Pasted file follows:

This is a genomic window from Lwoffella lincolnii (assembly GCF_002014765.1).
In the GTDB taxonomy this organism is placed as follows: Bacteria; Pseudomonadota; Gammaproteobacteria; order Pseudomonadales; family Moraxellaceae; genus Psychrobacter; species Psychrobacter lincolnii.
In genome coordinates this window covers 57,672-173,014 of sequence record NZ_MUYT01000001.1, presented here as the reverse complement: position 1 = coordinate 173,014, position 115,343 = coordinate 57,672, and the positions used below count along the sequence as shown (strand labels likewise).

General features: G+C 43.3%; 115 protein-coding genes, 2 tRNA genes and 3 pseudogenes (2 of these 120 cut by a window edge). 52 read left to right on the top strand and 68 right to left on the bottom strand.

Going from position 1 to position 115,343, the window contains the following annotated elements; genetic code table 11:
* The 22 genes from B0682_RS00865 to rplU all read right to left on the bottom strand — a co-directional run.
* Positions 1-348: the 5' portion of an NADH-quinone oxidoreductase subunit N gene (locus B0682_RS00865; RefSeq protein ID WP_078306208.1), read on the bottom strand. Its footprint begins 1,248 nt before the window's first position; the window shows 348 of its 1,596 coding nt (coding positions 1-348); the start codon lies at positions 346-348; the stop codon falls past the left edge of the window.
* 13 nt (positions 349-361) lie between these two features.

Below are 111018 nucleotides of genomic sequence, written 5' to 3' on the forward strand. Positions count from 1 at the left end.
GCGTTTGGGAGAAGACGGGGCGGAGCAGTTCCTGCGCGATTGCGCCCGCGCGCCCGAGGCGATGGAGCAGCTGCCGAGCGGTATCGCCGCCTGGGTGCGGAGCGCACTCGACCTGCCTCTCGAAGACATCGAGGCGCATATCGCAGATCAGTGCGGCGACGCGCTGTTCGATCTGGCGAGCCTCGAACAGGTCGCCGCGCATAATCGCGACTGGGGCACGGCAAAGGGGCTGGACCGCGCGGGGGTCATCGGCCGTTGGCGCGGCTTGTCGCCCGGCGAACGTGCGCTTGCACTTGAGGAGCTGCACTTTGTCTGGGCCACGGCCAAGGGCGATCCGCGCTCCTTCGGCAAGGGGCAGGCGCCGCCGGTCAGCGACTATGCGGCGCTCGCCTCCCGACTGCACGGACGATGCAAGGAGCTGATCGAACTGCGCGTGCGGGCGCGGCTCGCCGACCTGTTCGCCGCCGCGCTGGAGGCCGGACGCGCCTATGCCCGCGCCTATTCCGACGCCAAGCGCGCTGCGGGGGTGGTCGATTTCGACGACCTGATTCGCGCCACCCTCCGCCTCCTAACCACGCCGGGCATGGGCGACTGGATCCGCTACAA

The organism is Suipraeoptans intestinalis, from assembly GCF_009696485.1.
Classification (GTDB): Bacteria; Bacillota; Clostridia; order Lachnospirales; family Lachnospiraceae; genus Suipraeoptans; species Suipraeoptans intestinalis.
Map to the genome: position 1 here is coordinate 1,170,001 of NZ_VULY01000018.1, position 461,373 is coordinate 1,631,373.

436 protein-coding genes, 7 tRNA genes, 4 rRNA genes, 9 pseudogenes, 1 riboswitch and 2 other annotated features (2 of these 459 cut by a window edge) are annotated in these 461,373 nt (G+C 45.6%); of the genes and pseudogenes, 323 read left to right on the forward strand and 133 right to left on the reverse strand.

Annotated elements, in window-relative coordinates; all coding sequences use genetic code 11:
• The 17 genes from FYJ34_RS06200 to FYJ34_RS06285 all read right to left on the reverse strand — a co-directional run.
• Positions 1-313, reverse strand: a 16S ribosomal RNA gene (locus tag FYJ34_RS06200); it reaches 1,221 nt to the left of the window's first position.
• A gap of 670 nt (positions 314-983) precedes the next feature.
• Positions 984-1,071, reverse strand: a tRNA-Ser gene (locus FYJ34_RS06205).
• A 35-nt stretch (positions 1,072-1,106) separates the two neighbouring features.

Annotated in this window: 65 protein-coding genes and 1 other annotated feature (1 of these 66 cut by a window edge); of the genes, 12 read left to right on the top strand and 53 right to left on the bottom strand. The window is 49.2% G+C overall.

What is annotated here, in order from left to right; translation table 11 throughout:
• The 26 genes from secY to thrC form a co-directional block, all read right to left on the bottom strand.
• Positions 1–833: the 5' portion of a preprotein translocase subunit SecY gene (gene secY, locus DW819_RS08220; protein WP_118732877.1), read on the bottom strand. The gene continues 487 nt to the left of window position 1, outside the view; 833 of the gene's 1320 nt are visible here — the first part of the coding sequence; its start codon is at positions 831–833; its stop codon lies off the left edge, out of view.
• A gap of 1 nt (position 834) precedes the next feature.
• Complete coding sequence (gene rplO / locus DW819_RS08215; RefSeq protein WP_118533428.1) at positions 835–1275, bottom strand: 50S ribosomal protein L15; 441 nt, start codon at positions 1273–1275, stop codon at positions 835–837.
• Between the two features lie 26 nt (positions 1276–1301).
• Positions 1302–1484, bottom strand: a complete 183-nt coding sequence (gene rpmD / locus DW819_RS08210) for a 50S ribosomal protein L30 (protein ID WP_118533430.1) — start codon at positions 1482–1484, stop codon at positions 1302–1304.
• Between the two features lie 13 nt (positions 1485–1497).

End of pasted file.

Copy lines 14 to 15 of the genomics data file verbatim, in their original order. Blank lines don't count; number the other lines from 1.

436 protein-coding genes, 7 tRNA genes, 4 rRNA genes, 9 pseudogenes, 1 riboswitch and 2 other annotated features (2 of these 459 cut by a window edge) are annotated in these 461,373 nt (G+C 45.6%); of the genes and pseudogenes, 323 read left to right on the forward strand and 133 right to left on the reverse strand.

Annotated elements, in window-relative coordinates; all coding sequences use genetic code 11: